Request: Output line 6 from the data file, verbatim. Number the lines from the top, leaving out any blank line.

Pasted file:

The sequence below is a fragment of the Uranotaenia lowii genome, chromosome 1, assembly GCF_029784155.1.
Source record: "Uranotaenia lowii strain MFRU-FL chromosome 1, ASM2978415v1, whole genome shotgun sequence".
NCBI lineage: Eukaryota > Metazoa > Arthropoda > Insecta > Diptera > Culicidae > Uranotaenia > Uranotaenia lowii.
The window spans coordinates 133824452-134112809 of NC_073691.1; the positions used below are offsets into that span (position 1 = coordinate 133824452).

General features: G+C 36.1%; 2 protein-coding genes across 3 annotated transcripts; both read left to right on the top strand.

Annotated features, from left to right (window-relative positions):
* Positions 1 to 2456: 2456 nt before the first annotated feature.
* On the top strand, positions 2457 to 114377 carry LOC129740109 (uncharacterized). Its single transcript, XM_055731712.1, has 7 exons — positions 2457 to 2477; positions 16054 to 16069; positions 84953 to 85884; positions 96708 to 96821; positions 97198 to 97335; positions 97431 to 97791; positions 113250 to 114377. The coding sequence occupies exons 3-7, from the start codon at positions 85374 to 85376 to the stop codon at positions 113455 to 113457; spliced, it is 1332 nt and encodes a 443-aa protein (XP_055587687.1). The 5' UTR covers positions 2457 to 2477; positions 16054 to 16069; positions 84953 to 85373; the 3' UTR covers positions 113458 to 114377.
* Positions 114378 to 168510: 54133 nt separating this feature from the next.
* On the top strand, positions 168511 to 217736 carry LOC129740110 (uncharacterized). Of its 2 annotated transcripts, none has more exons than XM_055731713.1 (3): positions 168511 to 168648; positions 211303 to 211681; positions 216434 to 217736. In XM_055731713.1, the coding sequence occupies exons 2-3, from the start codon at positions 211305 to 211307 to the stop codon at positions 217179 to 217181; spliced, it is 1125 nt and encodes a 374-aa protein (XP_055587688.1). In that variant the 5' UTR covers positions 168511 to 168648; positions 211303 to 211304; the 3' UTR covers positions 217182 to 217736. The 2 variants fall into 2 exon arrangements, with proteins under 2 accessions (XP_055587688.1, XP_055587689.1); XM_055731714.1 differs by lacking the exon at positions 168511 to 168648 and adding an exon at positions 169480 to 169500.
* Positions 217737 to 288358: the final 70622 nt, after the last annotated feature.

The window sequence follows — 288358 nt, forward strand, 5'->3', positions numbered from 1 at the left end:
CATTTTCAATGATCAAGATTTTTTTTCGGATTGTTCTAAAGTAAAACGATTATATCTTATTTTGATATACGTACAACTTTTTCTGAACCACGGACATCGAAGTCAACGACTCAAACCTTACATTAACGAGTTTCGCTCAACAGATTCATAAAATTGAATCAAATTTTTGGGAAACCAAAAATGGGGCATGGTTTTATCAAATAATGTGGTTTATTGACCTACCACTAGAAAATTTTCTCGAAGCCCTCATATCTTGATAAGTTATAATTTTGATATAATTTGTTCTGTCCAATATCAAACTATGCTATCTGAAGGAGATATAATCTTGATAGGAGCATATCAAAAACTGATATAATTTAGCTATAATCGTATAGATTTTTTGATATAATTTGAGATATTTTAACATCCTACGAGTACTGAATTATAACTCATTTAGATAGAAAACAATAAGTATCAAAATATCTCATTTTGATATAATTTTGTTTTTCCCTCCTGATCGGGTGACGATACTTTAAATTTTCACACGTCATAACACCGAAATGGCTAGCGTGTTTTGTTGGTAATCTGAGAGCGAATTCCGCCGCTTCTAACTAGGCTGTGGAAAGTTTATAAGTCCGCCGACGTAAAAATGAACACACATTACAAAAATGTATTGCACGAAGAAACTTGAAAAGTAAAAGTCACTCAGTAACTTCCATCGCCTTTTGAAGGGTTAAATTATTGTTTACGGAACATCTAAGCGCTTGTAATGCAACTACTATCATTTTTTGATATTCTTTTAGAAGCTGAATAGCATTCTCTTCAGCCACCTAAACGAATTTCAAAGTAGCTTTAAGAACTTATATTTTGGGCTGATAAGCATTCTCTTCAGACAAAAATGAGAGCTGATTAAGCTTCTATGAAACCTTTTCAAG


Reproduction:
Annotated features, from left to right (window-relative positions):